Advertisement

Robust Hypothesis Testing with a Single Distance

  • Gökhan GülEmail author
Chapter
Part of the Lecture Notes in Electrical Engineering book series (LNEE, volume 414)

Abstract

Design of a robust hypothesis test requires the simple hypotheses to be extended to the composite hypotheses via a suitable choice of uncertainty classes. The reader is referred to Sect.  2.2.2 for the fundamentals of robust hypothesis testing. In this chapter, minimax robust hypothesis testing is considered, where the uncertainty classes are built based on a single distance. From a single distance it is understood that the considered neighborhood classes accept only a single distance or a model.

Keywords

Robust Test Hellinger Distance Nominal Distribution Single Distance Uncertainty Class 
These keywords were added by machine and not by the authors. This process is experimental and the keywords may be updated as the learning algorithm improves.

References

  1. [AE84]
    J.-P. Aubin and I. Ekeland, Applied Nonlinear Analysis.   New York: J. Wiley, 1984.zbMATHGoogle Scholar
  2. [DJ94]
    A. G. Dabak and D. H. Johnson, “Geometrically based robust detection,” in Proceedings of the Conference on Information Sciences and Systems, Johns Hopkins University, Baltimore, MD, May 1994, pp. 73–77.Google Scholar
  3. [GZ13b]
    G. Gül and A. M. Zoubir, “Robust hypothesis testing for modeling errors,” in Proc. IEEE Int. Conf. on Acoustics, Speech, and Signal Processing (ICASSP), Vancouver, Canada, May 2013, pp. 5514–5518.Google Scholar
  4. [GZ14b]
    G. Gül and A. M. Zoubir, “Robust hypothesis testing with squared Hellinger distance,” in Proc. 22nd European Signal Processing Conference (EUSIPCO), Lisbon, Portugal, September 2014, pp. 1083–1087.Google Scholar
  5. [Hub65]
    P. J. Huber, “A robust version of the probability ratio test,” Ann. Math. Statist., vol. 36, pp. 1753–1758, 1965.MathSciNetCrossRefzbMATHGoogle Scholar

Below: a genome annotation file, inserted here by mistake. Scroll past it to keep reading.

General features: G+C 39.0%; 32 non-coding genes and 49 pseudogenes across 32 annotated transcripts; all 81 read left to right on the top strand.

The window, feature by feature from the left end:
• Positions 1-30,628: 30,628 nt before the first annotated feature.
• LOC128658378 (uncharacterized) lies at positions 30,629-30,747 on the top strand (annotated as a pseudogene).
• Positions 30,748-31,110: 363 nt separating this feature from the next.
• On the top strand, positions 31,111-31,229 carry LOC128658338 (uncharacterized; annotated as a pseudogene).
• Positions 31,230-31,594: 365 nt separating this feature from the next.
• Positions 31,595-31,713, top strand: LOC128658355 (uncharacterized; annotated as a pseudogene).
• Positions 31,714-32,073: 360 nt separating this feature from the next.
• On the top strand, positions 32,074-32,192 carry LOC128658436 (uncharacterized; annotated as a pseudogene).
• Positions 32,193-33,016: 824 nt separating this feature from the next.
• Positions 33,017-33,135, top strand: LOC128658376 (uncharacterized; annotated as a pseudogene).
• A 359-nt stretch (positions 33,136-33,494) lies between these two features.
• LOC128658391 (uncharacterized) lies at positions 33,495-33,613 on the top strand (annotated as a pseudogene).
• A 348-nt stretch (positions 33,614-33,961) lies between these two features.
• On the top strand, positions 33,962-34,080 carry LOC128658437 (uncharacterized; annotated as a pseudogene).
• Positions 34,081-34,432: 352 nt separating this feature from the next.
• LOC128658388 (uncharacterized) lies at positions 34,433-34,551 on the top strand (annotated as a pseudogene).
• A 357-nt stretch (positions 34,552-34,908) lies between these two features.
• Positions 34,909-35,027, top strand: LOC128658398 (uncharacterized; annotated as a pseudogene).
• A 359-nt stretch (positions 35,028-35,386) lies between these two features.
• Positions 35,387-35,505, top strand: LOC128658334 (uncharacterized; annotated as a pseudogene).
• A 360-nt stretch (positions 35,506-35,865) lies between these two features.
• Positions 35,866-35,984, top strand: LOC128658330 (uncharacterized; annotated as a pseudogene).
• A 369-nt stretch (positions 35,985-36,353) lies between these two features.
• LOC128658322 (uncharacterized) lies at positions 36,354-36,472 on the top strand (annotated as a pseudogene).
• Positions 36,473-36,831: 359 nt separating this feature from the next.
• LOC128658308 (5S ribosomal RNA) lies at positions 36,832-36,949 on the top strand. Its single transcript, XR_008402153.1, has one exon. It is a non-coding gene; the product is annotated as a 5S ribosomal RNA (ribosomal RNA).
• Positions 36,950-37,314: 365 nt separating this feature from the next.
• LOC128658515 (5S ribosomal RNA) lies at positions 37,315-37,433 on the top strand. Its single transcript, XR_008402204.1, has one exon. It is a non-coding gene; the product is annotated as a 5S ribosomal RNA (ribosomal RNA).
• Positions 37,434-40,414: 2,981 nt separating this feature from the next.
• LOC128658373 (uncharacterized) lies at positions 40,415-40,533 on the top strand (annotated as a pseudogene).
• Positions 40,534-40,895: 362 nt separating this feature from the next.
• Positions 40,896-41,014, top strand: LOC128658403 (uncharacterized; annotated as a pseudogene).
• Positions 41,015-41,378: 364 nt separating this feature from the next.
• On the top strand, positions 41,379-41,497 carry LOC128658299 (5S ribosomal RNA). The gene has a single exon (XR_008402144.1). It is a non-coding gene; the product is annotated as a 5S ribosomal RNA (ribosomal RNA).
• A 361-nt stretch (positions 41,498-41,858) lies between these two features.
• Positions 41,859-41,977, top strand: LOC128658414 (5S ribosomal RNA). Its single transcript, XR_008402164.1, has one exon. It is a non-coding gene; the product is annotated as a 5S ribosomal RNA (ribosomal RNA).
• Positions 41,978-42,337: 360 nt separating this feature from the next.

6. [Joh81]
    P. Johnstone, “Tychonoff’s theorem without the axiom of choice,” Fundamenta Mathematicae, vol. 113, no. 1, pp. 21–35, 1981.MathSciNetCrossRefzbMATHGoogle Scholar
  7. [Lev08]
    B. C. Levy, Principles of Signal Detection and Parameter Estimation, 1st ed.   Springer Publishing Company, Incorporated, 2008.CrossRefGoogle Scholar
  8. [Lev09]
    B. C. Levy, “Robust hypothesis testing with a relative entropy tolerance,” IEEE Transactions on Information Theory, vol. 55, no. 1, pp. 413–421, 2009.MathSciNetCrossRefzbMATHGoogle Scholar
  9. [LV06]
    F. Liese and I. Vajda, “On Divergences and Informations in Statistics and Information Theory”, IEEE Trans. Information Theory vol. 52, no. 10, pp. 4394–4412, 2006.MathSciNetCrossRefzbMATHGoogle Scholar
  10. [Rud76]
    W. Rudin, Principles of Mathematical Analysis. International series in pure and applied mathematics. Paris: McGraw-Hill, 1976.zbMATHGoogle Scholar
  11. [Sio58]
    M. Sion, “On general minimax theorems.” Pacific Journal of Mathematics, vol. 8, no. 1, pp. 171–176, 1958.MathSciNetCrossRefzbMATHGoogle Scholar
  12. [Tyc30]
    A. Tychonoff, “Über die topologische erweiterung von rumen,” Mathematische Annalen, vol. 102, no. 1, pp. 544–561, 1930.MathSciNetCrossRefzbMATHGoogle Scholar
  13. [Wol96]
    E. Wolfstetter, “Stochastic dominance: Theory and applications,” 1996.Google Scholar

Copyright information

© Springer International Publishing AG 2017

Authors and Affiliations

  1. 1.Institut für Nachrichtentechnik, Fachbereich Elektro- und Informationstechnik (ETIT)Technische Universität DarmstadtDarmstadtGermany

Personalised recommendations